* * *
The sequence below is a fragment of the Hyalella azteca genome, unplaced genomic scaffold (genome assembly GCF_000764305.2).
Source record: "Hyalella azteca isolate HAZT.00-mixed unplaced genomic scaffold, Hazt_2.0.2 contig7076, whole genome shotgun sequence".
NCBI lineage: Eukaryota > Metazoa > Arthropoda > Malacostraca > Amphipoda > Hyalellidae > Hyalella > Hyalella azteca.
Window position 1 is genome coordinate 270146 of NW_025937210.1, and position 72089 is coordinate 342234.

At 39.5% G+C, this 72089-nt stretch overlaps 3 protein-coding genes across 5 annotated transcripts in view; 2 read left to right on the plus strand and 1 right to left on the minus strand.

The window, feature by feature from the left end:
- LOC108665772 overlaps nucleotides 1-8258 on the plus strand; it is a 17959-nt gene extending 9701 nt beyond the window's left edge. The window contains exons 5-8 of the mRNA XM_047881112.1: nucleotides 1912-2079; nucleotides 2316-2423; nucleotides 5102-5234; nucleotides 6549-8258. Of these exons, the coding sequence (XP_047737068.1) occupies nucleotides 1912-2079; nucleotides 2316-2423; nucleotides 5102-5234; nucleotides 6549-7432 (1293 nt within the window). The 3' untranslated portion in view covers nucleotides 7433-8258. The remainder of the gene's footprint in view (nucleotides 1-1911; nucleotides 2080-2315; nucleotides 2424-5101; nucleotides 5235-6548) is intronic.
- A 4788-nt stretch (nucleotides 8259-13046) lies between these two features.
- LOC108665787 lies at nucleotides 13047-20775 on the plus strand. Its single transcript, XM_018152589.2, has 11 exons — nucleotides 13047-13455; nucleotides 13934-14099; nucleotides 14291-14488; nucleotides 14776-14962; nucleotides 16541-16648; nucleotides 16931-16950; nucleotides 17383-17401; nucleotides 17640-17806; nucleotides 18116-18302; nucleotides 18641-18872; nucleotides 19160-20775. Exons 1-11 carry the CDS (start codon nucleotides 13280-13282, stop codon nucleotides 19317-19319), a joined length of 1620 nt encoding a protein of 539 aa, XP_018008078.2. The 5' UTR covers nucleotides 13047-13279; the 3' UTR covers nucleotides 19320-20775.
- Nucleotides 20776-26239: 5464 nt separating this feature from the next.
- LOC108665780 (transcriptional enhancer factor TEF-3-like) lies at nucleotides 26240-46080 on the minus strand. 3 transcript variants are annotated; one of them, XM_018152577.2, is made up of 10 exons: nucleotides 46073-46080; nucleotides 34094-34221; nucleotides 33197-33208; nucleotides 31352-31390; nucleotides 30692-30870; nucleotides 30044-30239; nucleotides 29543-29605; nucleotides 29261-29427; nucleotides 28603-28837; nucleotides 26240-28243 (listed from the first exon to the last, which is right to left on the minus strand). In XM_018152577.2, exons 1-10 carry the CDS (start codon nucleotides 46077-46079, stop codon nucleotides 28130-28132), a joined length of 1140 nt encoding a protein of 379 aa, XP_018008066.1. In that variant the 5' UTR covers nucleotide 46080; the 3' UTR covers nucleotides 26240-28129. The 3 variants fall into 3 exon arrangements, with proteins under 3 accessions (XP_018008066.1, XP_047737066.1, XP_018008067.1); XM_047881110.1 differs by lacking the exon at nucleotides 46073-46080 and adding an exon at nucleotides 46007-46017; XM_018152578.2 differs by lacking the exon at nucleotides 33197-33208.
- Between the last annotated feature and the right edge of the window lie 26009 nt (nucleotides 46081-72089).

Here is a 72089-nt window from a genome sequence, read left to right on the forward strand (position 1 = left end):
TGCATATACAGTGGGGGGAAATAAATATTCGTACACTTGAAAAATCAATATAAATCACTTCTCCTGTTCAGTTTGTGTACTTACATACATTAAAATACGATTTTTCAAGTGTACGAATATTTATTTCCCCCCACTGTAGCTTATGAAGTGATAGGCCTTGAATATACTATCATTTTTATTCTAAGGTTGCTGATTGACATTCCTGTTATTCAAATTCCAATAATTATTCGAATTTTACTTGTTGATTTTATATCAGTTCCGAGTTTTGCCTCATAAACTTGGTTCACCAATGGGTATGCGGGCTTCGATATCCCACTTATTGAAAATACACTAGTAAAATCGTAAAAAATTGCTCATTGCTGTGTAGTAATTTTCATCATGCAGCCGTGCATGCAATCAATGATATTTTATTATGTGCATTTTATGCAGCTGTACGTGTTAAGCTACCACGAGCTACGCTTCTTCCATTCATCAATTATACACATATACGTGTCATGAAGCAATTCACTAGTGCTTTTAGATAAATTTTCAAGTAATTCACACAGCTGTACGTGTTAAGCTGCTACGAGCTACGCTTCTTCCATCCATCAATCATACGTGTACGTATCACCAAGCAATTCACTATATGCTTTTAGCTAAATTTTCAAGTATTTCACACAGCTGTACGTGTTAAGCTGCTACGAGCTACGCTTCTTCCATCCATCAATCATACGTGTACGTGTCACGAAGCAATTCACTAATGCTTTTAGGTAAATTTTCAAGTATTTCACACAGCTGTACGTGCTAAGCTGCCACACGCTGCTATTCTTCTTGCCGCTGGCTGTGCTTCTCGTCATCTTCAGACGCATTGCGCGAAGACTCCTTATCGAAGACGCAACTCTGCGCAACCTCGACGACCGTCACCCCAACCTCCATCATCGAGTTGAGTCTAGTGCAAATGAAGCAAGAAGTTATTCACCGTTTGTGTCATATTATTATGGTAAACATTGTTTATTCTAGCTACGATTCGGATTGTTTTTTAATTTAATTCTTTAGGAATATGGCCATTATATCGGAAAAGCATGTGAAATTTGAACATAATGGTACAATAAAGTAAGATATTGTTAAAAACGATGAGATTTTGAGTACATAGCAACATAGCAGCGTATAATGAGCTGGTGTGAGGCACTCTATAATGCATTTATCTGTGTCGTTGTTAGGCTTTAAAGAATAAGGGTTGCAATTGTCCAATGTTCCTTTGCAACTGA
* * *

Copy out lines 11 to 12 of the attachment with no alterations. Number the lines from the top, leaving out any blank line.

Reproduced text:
- LOC108665780 (transcriptional enhancer factor TEF-3-like) lies at nucleotides 26240-46080 on the minus strand. 3 transcript variants are annotated; one of them, XM_018152577.2, is made up of 10 exons: nucleotides 46073-46080; nucleotides 34094-34221; nucleotides 33197-33208; nucleotides 31352-31390; nucleotides 30692-30870; nucleotides 30044-30239; nucleotides 29543-29605; nucleotides 29261-29427; nucleotides 28603-28837; nucleotides 26240-28243 (listed from the first exon to the last, which is right to left on the minus strand). In XM_018152577.2, exons 1-10 carry the CDS (start codon nucleotides 46077-46079, stop codon nucleotides 28130-28132), a joined length of 1140 nt encoding a protein of 379 aa, XP_018008066.1. In that variant the 5' UTR covers nucleotide 46080; the 3' UTR covers nucleotides 26240-28129. The 3 variants fall into 3 exon arrangements, with proteins under 3 accessions (XP_018008066.1, XP_047737066.1, XP_018008067.1); XM_047881110.1 differs by lacking the exon at nucleotides 46073-46080 and adding an exon at nucleotides 46007-46017; XM_018152578.2 differs by lacking the exon at nucleotides 33197-33208.
- Between the last annotated feature and the right edge of the window lie 26009 nt (nucleotides 46081-72089).